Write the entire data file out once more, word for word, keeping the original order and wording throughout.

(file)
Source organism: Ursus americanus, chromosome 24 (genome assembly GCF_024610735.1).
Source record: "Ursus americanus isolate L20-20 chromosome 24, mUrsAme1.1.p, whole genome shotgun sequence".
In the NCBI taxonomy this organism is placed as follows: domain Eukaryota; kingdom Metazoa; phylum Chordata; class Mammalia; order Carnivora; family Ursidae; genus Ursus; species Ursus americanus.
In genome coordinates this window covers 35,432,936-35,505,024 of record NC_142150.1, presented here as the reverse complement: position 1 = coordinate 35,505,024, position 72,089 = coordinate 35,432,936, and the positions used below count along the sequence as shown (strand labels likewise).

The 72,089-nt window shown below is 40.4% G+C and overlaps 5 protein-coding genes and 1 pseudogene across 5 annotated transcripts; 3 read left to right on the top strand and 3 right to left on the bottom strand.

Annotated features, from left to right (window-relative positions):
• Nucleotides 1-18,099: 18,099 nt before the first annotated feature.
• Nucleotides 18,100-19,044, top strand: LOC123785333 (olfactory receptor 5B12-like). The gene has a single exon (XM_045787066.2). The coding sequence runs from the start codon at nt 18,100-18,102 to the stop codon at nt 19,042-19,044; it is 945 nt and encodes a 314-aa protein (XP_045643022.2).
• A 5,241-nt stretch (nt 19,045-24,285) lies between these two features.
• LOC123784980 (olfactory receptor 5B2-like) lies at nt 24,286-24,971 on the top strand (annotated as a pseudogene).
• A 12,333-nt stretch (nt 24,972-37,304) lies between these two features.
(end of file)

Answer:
Source organism: Ursus americanus, chromosome 24 (genome assembly GCF_024610735.1).
Source record: "Ursus americanus isolate L20-20 chromosome 24, mUrsAme1.1.p, whole genome shotgun sequence".
In the NCBI taxonomy this organism is placed as follows: domain Eukaryota; kingdom Metazoa; phylum Chordata; class Mammalia; order Carnivora; family Ursidae; genus Ursus; species Ursus americanus.
In genome coordinates this window covers 35,432,936-35,505,024 of record NC_142150.1, presented here as the reverse complement: position 1 = coordinate 35,505,024, position 72,089 = coordinate 35,432,936, and the positions used below count along the sequence as shown (strand labels likewise).

The 72,089-nt window shown below is 40.4% G+C and overlaps 5 protein-coding genes and 1 pseudogene across 5 annotated transcripts; 3 read left to right on the top strand and 3 right to left on the bottom strand.

Annotated features, from left to right (window-relative positions):
• Nucleotides 1-18,099: 18,099 nt before the first annotated feature.
• Nucleotides 18,100-19,044, top strand: LOC123785333 (olfactory receptor 5B12-like). The gene has a single exon (XM_045787066.2). The coding sequence runs from the start codon at nt 18,100-18,102 to the stop codon at nt 19,042-19,044; it is 945 nt and encodes a 314-aa protein (XP_045643022.2).
• A 5,241-nt stretch (nt 19,045-24,285) lies between these two features.
• LOC123784980 (olfactory receptor 5B2-like) lies at nt 24,286-24,971 on the top strand (annotated as a pseudogene).
• A 12,333-nt stretch (nt 24,972-37,304) lies between these two features.